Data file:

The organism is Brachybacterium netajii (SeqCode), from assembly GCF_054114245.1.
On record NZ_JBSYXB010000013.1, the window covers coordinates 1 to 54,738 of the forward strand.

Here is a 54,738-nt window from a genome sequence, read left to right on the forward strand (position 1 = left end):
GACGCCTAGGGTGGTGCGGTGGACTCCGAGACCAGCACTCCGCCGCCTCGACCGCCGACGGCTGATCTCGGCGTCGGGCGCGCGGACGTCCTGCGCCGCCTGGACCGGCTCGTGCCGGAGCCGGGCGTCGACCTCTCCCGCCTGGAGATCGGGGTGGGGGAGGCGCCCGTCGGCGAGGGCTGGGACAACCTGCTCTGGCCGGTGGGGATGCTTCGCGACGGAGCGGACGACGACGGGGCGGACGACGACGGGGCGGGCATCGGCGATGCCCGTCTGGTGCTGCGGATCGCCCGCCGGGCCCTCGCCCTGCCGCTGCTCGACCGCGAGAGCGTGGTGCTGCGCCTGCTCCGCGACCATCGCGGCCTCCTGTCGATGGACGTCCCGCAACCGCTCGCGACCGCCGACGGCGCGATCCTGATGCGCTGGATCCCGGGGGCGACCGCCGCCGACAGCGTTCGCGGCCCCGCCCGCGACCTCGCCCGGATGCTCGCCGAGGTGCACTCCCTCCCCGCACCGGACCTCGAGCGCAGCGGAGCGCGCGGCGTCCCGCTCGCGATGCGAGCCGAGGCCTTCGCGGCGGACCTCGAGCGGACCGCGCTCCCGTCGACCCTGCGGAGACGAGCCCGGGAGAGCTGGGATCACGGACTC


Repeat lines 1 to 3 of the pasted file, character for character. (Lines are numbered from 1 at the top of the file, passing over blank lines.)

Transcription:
The organism is Brachybacterium netajii (SeqCode), from assembly GCF_054114245.1.
On record NZ_JBSYXB010000013.1, the window covers coordinates 1 to 54,738 of the forward strand.

Here is a 54,738-nt window from a genome sequence, read left to right on the forward strand (position 1 = left end):